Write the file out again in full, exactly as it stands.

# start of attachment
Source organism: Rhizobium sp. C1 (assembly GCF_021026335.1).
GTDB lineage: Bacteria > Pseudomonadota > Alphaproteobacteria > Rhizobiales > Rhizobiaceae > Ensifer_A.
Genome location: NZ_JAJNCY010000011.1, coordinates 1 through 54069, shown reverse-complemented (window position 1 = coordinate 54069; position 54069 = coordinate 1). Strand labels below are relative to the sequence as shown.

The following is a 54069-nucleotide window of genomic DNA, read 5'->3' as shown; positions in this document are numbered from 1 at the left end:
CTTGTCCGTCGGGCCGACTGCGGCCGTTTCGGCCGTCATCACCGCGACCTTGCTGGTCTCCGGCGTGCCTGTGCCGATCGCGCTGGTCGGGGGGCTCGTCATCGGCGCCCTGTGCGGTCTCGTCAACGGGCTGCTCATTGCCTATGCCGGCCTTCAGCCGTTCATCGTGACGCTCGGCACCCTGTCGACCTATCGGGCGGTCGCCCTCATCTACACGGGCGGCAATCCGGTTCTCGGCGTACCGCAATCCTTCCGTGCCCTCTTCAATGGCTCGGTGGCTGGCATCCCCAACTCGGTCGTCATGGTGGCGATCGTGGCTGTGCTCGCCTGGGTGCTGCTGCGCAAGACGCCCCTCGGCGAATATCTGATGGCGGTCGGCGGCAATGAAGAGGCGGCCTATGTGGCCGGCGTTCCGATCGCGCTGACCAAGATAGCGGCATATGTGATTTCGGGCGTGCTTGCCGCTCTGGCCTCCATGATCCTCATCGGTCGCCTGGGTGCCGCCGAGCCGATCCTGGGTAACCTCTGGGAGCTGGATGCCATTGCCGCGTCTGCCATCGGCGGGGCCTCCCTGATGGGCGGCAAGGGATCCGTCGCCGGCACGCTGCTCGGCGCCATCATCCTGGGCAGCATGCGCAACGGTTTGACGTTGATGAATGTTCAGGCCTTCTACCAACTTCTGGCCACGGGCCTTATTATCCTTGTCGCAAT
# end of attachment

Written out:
Source organism: Rhizobium sp. C1 (assembly GCF_021026335.1).
GTDB lineage: Bacteria > Pseudomonadota > Alphaproteobacteria > Rhizobiales > Rhizobiaceae > Ensifer_A.
Genome location: NZ_JAJNCY010000011.1, coordinates 1 through 54069, shown reverse-complemented (window position 1 = coordinate 54069; position 54069 = coordinate 1). Strand labels below are relative to the sequence as shown.

The following is a 54069-nucleotide window of genomic DNA, read 5'->3' as shown; positions in this document are numbered from 1 at the left end:
CTTGTCCGTCGGGCCGACTGCGGCCGTTTCGGCCGTCATCACCGCGACCTTGCTGGTCTCCGGCGTGCCTGTGCCGATCGCGCTGGTCGGGGGGCTCGTCATCGGCGCCCTGTGCGGTCTCGTCAACGGGCTGCTCATTGCCTATGCCGGCCTTCAGCCGTTCATCGTGACGCTCGGCACCCTGTCGACCTATCGGGCGGTCGCCCTCATCTACACGGGCGGCAATCCGGTTCTCGGCGTACCGCAATCCTTCCGTGCCCTCTTCAATGGCTCGGTGGCTGGCATCCCCAACTCGGTCGTCATGGTGGCGATCGTGGCTGTGCTCGCCTGGGTGCTGCTGCGCAAGACGCCCCTCGGCGAATATCTGATGGCGGTCGGCGGCAATGAAGAGGCGGCCTATGTGGCCGGCGTTCCGATCGCGCTGACCAAGATAGCGGCATATGTGATTTCGGGCGTGCTTGCCGCTCTGGCCTCCATGATCCTCATCGGTCGCCTGGGTGCCGCCGAGCCGATCCTGGGTAACCTCTGGGAGCTGGATGCCATTGCCGCGTCTGCCATCGGCGGGGCCTCCCTGATGGGCGGCAAGGGATCCGTCGCCGGCACGCTGCTCGGCGCCATCATCCTGGGCAGCATGCGCAACGGTTTGACGTTGATGAATGTTCAGGCCTTCTACCAACTTCTGGCCACGGGCCTTATTATCCTTGTCGCAAT